Proof. Since 𝑐<0 and |𝑐|<𝛼<1, by Lemma 2.1, one has for 𝑦∈𝐾 that 𝐴−1𝑦(𝑡)=𝑦(𝑡)+∞𝑗=1𝑐𝑗𝑦𝑠−𝑗−1𝑖=1𝛿𝐷𝑖=𝑦(𝑡)+𝑗≥1even𝑐𝑗𝑦𝑠−𝑗−1𝑖=1𝛿𝐷𝑖−𝑗≥1odd|𝑐|𝑗𝑦𝑠−𝑗−1𝑖=1𝛿𝐷𝑖≥𝛼‖𝑦‖+𝛼𝑗≥1even𝑐𝑗‖𝑦‖−‖𝑦‖𝑗≥1odd|𝑐|𝑗=𝛼1−𝑐2‖𝑦‖−|𝑐|1−𝑐2=‖𝑦‖𝛼−|𝑐|1−𝑐2‖𝑦‖.(2.23)

Lemma 2.3. If 𝑐>0 and 𝑐<1, then for 𝑦∈𝐾, one has 𝛼𝐴1−𝑐‖𝑦‖≤−1𝑦1(𝑡)≤1−𝑐‖𝑦‖.(2.24)

Proof. Since 𝑐>0, 𝑐<1, and 𝛼<1, by Lemma 2.1, we have for 𝑦∈𝐾 that 𝐴−1𝑦(𝑡)=𝑦(𝑡)+𝑗≥1𝑐𝑗𝑦𝑠−𝑗−1𝑖=1𝛿𝐷𝑖≥𝛼‖𝑦‖+𝛼‖𝑦‖𝑗≥1𝑐𝑗=𝛼1−𝑐‖𝑦‖.(2.25)

3. Green's Functions

Theorem 3.1. For 𝜌>0 and ℎ∈𝑋, the equation 𝑢−𝜌3𝑢=ℎ(𝑡),𝑢(0)=𝑢(𝜔),𝑢(0)=𝑢(𝜔),𝑢(0)=𝑢(𝜔)(3.1) has a unique solution which is of the form 𝑢(𝑡)=𝜔0𝐺1(𝑡,𝑠)(−ℎ(𝑠))d𝑠,(3.2) where 𝐺1⎧⎪⎪⎪⎪⎪⎪⎨⎪⎪⎪⎪⎪⎪⎩√(𝑡,𝑠)=2exp((1/2)𝜌(𝑠−𝑡))sin3/2𝜌(𝑡−𝑠)+𝜋/6−𝒲3𝜌2√1+exp(−𝜌𝜔)−2exp(−𝜌𝜔/2)cos+3/2𝜌𝜔exp(𝜌(𝑡−𝑠))3𝜌2√(exp(𝜌𝜔)−1),0≤𝑠≤𝑡≤𝜔,2exp((1/2)𝜌(𝑠−𝑡−𝜔))sin3/2𝜌(𝑡−𝑠+𝜔)+𝜋/6−𝒴3𝜌2√1+exp(−𝜌𝜔)−2exp(−𝜌𝜔/2)cos+3/2𝜌𝜔exp(𝜌(𝑡+𝜔−𝑠))3𝜌2(exp(𝜌𝜔)−1),0≤𝑡≤𝑠≤𝜔,(3.3) where 𝒲 denotes √exp(−(1/2)𝜌𝜔)sin((3/2)𝜌(𝑡−𝑠−𝜔)+𝜋/6)and𝒴 denotes √exp(−(1/2)𝜌𝜔)sin((3/2)𝜌(𝑡−𝑠)+𝜋/6).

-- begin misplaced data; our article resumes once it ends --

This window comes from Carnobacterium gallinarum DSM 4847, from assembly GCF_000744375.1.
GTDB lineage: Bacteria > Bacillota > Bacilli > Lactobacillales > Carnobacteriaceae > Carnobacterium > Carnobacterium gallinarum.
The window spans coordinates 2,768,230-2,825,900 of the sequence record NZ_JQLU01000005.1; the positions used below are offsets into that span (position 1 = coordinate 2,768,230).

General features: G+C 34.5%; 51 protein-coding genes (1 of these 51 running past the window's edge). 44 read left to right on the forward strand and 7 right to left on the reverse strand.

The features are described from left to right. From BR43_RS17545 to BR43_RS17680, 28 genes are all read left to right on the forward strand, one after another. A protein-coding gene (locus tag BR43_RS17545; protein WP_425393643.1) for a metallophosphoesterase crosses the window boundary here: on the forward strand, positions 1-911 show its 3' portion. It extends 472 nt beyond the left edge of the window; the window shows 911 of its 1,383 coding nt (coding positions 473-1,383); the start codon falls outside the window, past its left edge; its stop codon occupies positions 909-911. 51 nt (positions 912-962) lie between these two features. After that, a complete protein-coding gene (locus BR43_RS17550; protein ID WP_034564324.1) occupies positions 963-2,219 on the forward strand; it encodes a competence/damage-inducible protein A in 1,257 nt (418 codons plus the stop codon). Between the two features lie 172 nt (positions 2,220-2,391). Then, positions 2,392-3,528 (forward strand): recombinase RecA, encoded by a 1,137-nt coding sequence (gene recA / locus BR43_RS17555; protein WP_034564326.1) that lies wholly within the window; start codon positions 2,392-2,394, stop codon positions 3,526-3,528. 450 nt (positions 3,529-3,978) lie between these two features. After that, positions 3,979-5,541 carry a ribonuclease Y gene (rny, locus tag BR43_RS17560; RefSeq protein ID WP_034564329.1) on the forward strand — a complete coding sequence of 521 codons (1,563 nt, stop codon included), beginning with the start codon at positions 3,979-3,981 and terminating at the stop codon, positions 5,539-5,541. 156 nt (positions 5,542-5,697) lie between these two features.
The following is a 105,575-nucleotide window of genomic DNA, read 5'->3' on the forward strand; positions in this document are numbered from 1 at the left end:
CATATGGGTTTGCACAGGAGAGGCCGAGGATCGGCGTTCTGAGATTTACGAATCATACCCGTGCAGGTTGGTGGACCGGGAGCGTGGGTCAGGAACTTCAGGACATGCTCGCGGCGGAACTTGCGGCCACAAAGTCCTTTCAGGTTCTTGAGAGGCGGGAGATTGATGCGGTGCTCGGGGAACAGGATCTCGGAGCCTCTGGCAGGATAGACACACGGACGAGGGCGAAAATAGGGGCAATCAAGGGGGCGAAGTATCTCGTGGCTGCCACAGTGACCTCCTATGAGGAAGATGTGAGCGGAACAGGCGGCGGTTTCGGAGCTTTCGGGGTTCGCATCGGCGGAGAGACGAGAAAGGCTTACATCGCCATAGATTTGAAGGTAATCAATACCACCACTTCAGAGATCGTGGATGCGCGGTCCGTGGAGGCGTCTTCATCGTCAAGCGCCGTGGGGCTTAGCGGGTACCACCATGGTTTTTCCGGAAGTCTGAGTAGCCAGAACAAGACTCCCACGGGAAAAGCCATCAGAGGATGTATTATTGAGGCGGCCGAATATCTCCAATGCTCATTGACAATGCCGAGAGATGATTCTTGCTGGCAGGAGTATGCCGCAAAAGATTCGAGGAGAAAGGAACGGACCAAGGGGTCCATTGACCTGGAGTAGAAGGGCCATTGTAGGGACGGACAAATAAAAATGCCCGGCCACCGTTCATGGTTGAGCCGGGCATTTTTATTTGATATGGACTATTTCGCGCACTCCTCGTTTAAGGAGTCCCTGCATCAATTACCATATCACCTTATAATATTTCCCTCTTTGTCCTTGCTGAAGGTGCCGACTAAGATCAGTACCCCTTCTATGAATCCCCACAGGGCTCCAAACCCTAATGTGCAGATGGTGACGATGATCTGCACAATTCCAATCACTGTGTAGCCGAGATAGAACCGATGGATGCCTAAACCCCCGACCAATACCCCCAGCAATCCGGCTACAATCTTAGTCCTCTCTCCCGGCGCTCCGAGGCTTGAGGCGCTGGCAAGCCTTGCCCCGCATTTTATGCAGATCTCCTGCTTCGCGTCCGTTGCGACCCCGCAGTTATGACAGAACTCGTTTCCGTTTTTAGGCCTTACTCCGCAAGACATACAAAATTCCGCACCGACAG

Proof. It is easy to check that the associated homogeneous equation of (3.1) has the solution 𝑣(𝑡)=𝑐1exp(𝜌𝑡)+exp(−𝜌𝑡/2)(𝑐2√cos(3𝜌/2)𝑡+𝑐3√sin(3𝜌/2)𝑡). The only periodic solution of the associated homogeneous equation of (3.1) is the trivial solution, that is, 𝑐1,𝑐2,𝑐3=0. This follows by assuming that 𝑣(𝑡) is periodic; we immediately get that 𝑐1=0 and by assuming that 𝑐22+𝑐23>0 and choosing 𝜑 such that sin𝜑=𝑐2/𝑐22+𝑐23,  cos𝜑=𝑐3/𝑐22+𝑐23, we get 𝑣(𝑡)𝑐22+𝑐23−=exp𝜌𝑡2√sin𝜑cos3𝜌2√𝑡+cos𝜑sin3𝜌2𝑡−=exp𝜌𝑡2√sin𝜑+3𝜌2𝑡(3.4) which for 𝑡→∞ contradicts periodicity of 𝑣, proving that 𝑐2=𝑐3=0.